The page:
Part 2: Coming Week Market Movers
The following is Part 2 of our weekly review and preview strategy guide for traders and investors of all major asset classes via both traditional instruments and binary options, covering coming week's market movers and trade ramifications
Here are the top likely market moving events for this week. Together they suggest the highest volatility risk thus far in 2012.1. Greek Bond Swap Deadline & Results To Bring Default?
Thursday March 8th could be a dramatic but ultimately insignificant day on which the EU once again defers an eventual Greek default. However it may also prove to be the day the historic first EU default occurs, and it's that risk that makes this THE potential market mover of this week.
In case you missed it, here's the key background.
Thursday March 8th is the deadline for private bondholders to 'voluntarily' exchanging their current Greek government bonds in exchange for new ones worth about 25% of the old bonds (as of last week), assuming Greece even repays this debt at all.
If Greece gets the minimum 75% participation rate needed from private bondholders that would then make it likely that the International Swaps and Derivatives Association (ISDA) rules the swap voluntary (despite the 75% loss at minimum!) and not a default.
No, we too don't really understand how a 75% loss, or anything close to it, can be deemed voluntary, but such are the surreally desperate standards believed to be in place.
However, if less than 75% agree to this deal, then, because Greece can't repay its current debt load, it will essentially force all bondholders to accept the deal anyway. It can do that legally because 2 weeks ago Greece retroactively added a Collective Action Clause (NASDAQ:CAC) allowing it to impose these conditions on bondholders. That in turn would strip away any final pretense that the deal is anything other than an outright default.
Opinions on the near term ramifications vary from a mere temporary fear driven pullback (until the latest temporary band aid is applied) to outright panic and market collapse as all GIIPS and most major EU banks face impending insolvency as their debt is deemed too risky and thus too expensive to issue).
The fact that global risk appetite remains in an uptrend, with most global stock indexes at or near at multi-year highs, suggests that markets believe all that will once again be deferred and ultimately avoided, because, well, it just must be. The consequences are too terrible to face.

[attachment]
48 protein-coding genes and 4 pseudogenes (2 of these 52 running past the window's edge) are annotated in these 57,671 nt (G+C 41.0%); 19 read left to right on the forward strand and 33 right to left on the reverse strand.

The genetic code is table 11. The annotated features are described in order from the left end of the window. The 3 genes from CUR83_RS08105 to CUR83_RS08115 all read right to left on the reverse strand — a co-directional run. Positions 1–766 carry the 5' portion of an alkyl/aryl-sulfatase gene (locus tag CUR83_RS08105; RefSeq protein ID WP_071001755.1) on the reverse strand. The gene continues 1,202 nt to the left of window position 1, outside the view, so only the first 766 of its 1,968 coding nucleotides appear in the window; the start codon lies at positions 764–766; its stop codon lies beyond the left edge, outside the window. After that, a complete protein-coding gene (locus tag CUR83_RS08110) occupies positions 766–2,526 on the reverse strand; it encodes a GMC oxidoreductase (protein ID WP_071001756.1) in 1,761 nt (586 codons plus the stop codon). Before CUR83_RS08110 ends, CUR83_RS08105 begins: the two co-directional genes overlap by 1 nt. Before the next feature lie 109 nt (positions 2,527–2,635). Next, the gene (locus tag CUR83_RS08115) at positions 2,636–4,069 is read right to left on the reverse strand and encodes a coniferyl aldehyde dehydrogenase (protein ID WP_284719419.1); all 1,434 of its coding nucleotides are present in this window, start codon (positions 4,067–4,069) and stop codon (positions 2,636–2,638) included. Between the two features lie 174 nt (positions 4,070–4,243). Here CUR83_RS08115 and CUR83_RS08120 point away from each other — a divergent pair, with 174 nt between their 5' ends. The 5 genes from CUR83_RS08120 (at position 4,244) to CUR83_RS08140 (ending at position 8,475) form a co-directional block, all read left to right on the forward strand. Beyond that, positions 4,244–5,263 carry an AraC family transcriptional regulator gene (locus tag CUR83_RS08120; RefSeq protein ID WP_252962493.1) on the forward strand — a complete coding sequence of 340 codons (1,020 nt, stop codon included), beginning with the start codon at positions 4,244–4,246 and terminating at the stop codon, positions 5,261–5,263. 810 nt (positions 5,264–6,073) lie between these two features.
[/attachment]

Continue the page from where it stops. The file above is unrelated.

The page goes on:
Given those consequences, the ISDA might somehow still refuse to call the default a default. The consequences are unlikely to be much different. The default insurance known as Credit Default Swaps would lose all credibility. Without any way to hedge default risk, GIIPS bonds would still be viewed as far riskier than previously thought.
Just like in July 2011, when haircuts were first officially introduced and GIIPS bonds became much riskier, contagion will start again as GIIPS bond yields would adjust for that risk, and spike beyond what these nations can afford to pay. Under this scenario too, they are shut out of bond markets, along with the EU banking system that holds most of these bonds, and face imminent insolvency.
Thus far the ISDA has refused to rule Greece in default because until March 8th the outcome is uncertain, It has indicated that only the actual use of the CAC clause, not its mere the insertion and threat of use, constitutes default.
So by the end of Thursday we'll have a good idea about whether the bond swap is voluntary or not. The final ruling from the ISDA is due Monday March 12.
If Thursday ends badly, things could go South fast. The next day, EU leaders are scheduled to make their final decision on the second Greek bailout (originally approved back in July 2011). They could reject the bailout if they believe their banks are ready to absorb the losses from a Greek default and those that may follow. However, recent history suggests that if the banks aren't ready, and that the EU will agree to pay €130 bln (or at least some of it as it will not be released all at once) to buy some more time.
If the EU rejects the bailout, it's safe to assume that the EU leadership is ready to keep its banking system alive.
So Thursday's the next of an increasingly frequent series of hurdles the EU must jump to stave off a crisis.
Mark it down Thursday's the day.Even without the Greek drama Thursday and Friday, this week would qualify as the biggest of the month for event risk. Here's what else is coming:
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